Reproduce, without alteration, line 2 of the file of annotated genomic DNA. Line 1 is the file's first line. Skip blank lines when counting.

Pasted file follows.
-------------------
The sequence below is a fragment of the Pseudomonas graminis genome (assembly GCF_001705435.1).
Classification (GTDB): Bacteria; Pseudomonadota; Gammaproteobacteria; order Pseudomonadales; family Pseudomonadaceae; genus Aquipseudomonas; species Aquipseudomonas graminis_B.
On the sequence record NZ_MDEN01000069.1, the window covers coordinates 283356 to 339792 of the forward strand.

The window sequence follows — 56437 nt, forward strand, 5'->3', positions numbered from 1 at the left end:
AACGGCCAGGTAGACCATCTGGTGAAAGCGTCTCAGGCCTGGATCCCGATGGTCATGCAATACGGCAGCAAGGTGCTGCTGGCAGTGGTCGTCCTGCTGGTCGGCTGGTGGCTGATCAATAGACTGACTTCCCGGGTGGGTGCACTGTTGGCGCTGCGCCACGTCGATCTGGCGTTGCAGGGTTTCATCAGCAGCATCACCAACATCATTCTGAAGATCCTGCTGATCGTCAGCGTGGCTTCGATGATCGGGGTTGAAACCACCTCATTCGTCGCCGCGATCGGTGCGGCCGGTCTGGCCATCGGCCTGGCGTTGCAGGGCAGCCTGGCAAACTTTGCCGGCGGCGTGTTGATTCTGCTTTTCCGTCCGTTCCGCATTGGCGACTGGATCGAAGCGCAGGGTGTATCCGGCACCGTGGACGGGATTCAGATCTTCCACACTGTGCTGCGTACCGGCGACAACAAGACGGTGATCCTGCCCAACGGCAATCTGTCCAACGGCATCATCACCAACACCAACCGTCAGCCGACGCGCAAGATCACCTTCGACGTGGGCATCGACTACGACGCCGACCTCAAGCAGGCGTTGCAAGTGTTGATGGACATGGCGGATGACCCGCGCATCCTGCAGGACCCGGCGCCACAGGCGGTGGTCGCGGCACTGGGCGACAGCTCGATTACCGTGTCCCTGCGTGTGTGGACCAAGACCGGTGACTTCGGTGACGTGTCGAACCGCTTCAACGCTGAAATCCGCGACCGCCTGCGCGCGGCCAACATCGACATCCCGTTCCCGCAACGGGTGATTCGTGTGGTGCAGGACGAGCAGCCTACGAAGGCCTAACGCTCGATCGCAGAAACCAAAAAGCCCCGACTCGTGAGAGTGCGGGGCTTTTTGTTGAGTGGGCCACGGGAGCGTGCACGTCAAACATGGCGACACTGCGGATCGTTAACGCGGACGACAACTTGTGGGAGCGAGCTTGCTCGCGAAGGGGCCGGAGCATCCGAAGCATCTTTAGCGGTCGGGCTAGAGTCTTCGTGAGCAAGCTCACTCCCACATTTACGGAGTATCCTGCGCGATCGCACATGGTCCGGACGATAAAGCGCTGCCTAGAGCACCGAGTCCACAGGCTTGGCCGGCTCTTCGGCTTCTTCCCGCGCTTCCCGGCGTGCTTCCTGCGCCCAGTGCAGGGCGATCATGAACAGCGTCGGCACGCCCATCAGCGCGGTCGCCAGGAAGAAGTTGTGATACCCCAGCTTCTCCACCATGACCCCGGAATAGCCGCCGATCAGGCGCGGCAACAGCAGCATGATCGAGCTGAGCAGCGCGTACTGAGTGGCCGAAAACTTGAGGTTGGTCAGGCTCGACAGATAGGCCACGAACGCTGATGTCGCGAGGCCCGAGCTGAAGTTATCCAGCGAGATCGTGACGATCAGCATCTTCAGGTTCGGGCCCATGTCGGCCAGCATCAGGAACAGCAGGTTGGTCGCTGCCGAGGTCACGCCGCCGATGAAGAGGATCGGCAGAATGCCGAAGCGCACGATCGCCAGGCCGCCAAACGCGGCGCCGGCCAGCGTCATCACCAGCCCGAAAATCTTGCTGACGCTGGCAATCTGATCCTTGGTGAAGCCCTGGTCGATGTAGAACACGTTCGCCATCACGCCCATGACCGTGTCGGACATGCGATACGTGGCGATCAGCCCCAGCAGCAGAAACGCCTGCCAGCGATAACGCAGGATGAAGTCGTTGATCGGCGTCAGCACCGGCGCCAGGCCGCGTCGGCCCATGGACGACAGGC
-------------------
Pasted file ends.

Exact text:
Classification (GTDB): Bacteria; Pseudomonadota; Gammaproteobacteria; order Pseudomonadales; family Pseudomonadaceae; genus Aquipseudomonas; species Aquipseudomonas graminis_B.